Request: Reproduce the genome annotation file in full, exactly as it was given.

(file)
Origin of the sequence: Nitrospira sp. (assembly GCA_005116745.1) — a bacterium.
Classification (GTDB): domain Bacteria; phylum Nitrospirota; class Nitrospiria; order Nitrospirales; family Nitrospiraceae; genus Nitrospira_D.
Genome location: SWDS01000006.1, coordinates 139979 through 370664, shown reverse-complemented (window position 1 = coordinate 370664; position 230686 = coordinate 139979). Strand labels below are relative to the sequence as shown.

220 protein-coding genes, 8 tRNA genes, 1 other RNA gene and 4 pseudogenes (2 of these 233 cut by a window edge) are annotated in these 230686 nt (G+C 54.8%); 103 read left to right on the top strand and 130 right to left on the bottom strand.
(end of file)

Origin of the sequence: Nitrospira sp. (assembly GCA_005116745.1) — a bacterium.
Classification (GTDB): domain Bacteria; phylum Nitrospirota; class Nitrospiria; order Nitrospirales; family Nitrospiraceae; genus Nitrospira_D.
Genome location: SWDS01000006.1, coordinates 139979 through 370664, shown reverse-complemented (window position 1 = coordinate 370664; position 230686 = coordinate 139979). Strand labels below are relative to the sequence as shown.

220 protein-coding genes, 8 tRNA genes, 1 other RNA gene and 4 pseudogenes (2 of these 233 cut by a window edge) are annotated in these 230686 nt (G+C 54.8%); 103 read left to right on the top strand and 130 right to left on the bottom strand.